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8 Campari Substitutes

bottle of campari next to an orange drink on a bar

Campari is a popular Italian aperitif that has gained a loyal following around the world. It has a unique flavor profile that is both bitter and sweet, with a hint of herbal notes. While it is a beloved ingredient in many cocktails, it may not be readily available in all regions. Fortunately, there are several substitutes for Campari that can be used to create similar flavors in cocktails and other recipes.

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Understanding Campari is crucial to finding the right substitute. Campari is made from a blend of herbs, spices, and fruit, including bitter orange peel, rhubarb, and quinine. These ingredients give Campari its distinctive flavor profile and bright red color. The bitterness of Campari comes from the quinine, while the sweetness comes from added sugar. The balance of these flavors is what makes Campari such a unique ingredient.

These substitutes can be used in cocktails and other recipes that call for Campari, but it is important to keep in mind that they may not have the exact same flavor profile as Campari. Homemade Campari substitutes are also an option for those who want to experiment with creating their own unique flavor profiles

Aperol

bottles of aperol and campari

Aperol is the most popular substitute for Campari and is the closest in terms of taste. It contains rhubarb and other herbs and also has the same deep orangy-red hue that Campari has. Aperol can be used in the same amount as Campari in cocktails or enjoyed on the rocks. It is also the main ingredient in the popular Aperol Spritz cocktail.

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Contratto Bitter

Contratto Bitter is another Italian bitter liqueur that can be used as a substitute for Campari. It is made with a blend of over 30 herbs, spices, and fruits and has a slightly sweeter taste than Campari. It is an excellent choice for those who find Campari too bitter.

Cappelletti Aperitivo Americano

Cappelletti Aperitivo Americano is a wine-based Italian bitter that is made with a grape brandy base. It has a deep red color and a slightly bitter taste that is similar to Campari. It can be used in cocktails or enjoyed on its own.

Fernet Branca

Fernet Branca is a bitter liqueur that is made with over 27 herbs and spices. It has a strong, bitter taste that is similar to Campari. It is an excellent substitute for Campari in cocktails that require a strong, bitter flavor.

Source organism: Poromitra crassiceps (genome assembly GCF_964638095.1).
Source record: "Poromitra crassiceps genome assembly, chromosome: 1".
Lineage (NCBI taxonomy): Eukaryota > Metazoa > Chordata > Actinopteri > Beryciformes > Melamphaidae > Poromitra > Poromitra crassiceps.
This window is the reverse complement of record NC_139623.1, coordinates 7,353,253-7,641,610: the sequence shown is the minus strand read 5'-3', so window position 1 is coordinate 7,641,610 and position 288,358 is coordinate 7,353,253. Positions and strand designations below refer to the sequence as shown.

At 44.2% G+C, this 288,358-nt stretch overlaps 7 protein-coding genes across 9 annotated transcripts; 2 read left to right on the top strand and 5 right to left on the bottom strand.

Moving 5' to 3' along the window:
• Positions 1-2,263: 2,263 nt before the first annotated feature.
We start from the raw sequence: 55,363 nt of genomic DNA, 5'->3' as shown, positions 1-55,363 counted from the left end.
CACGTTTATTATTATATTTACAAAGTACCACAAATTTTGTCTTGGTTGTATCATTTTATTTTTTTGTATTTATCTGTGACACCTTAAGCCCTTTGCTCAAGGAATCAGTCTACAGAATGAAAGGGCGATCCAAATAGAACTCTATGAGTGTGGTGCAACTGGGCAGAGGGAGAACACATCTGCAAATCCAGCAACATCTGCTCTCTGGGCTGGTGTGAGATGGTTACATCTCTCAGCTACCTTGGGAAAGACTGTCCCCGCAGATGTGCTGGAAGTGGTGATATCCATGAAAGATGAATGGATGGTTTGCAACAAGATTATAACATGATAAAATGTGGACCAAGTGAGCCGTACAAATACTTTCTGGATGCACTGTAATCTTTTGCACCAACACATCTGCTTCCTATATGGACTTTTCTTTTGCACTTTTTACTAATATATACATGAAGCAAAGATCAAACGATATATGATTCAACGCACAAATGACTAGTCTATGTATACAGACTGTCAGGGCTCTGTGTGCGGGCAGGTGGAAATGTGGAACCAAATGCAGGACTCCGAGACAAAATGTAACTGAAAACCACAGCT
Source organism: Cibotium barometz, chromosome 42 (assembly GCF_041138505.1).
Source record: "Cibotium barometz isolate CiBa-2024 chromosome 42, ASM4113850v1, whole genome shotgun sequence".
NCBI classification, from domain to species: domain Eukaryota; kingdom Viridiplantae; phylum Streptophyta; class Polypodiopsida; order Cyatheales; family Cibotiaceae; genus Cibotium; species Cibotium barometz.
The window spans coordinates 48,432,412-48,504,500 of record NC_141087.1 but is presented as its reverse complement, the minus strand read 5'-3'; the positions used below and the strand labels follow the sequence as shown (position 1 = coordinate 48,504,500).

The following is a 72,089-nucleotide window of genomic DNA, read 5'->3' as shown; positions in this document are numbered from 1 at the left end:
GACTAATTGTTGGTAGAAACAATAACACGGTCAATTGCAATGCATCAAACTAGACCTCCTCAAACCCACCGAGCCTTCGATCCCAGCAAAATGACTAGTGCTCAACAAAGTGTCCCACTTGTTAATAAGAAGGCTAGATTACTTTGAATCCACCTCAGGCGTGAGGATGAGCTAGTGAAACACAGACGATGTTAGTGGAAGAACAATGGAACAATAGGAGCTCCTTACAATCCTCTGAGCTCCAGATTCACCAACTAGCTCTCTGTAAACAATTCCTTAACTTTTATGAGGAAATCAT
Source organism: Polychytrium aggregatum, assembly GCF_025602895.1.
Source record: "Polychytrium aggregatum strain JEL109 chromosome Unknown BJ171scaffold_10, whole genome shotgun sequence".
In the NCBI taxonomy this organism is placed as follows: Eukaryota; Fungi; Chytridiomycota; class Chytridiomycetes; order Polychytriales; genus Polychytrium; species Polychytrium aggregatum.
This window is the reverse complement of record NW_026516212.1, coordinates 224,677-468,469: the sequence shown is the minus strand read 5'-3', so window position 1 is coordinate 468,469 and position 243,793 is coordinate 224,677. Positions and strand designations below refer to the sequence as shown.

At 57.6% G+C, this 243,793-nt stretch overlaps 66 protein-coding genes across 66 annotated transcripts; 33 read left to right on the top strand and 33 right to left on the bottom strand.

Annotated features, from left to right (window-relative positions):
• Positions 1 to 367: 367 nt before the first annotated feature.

Luxardo Bitter

Luxardo Bitter is an Italian bitter that is made with a blend of herbs and spices. It has a slightly sweeter taste than Campari and can be used in cocktails that require a less bitter flavor. It is also an excellent choice for those who find Campari too strong.

Meletti 1870

Meletti 1870 is an Italian liqueur that is made with a blend of herbs and spices. It has a slightly sweet taste and a deep red color that is similar to Campari. It can be used in cocktails or enjoyed on its own.

Red Amaro

Red Amaro is a family of Italian bitter liqueurs that Campari is a part of. It can be used as a substitute for Campari in cocktails and has a similar bittersweet and herbal flavor. Some popular red amaros include Knight Gabriello Rosso Amaro and Aperix Aperativo.

See also  Mezcal Negroni

Homemade Bitters

One way to create a Campari substitute is by making homemade bitters. Bitters are a concentrated flavoring agent made from a variety of herbs, spices, and bittering agents. By infusing these ingredients in alcohol, you can create a unique flavor that can be used in cocktails or as a digestive aid.

To make a Campari-like bitters, you can use ingredients such as gentian root, orange peel, and quinine. These ingredients can be infused in a high-proof alcohol such as vodka or grain alcohol for several weeks. Once the infusion is complete, the bitters can be strained and bottled for future use.

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Paul Kushner

Written by Paul Kushner

Founder and CEO of MyBartender. Graduated from Penn State University. He always had a deep interest in the restaurant and bar industry. His restaurant experience began in 1997 at the age of 14 as a bus boy. By the time he turned 17 he was serving tables, and by 19 he was bartending/bar managing 6-7 nights a week.

In 2012, after a decade and a half of learning all facets of the industry, Paul opened his first restaurant/bar. In 2015, a second location followed, the latter being featured on The Food Network’s Diners, Drive-Ins and Dives.

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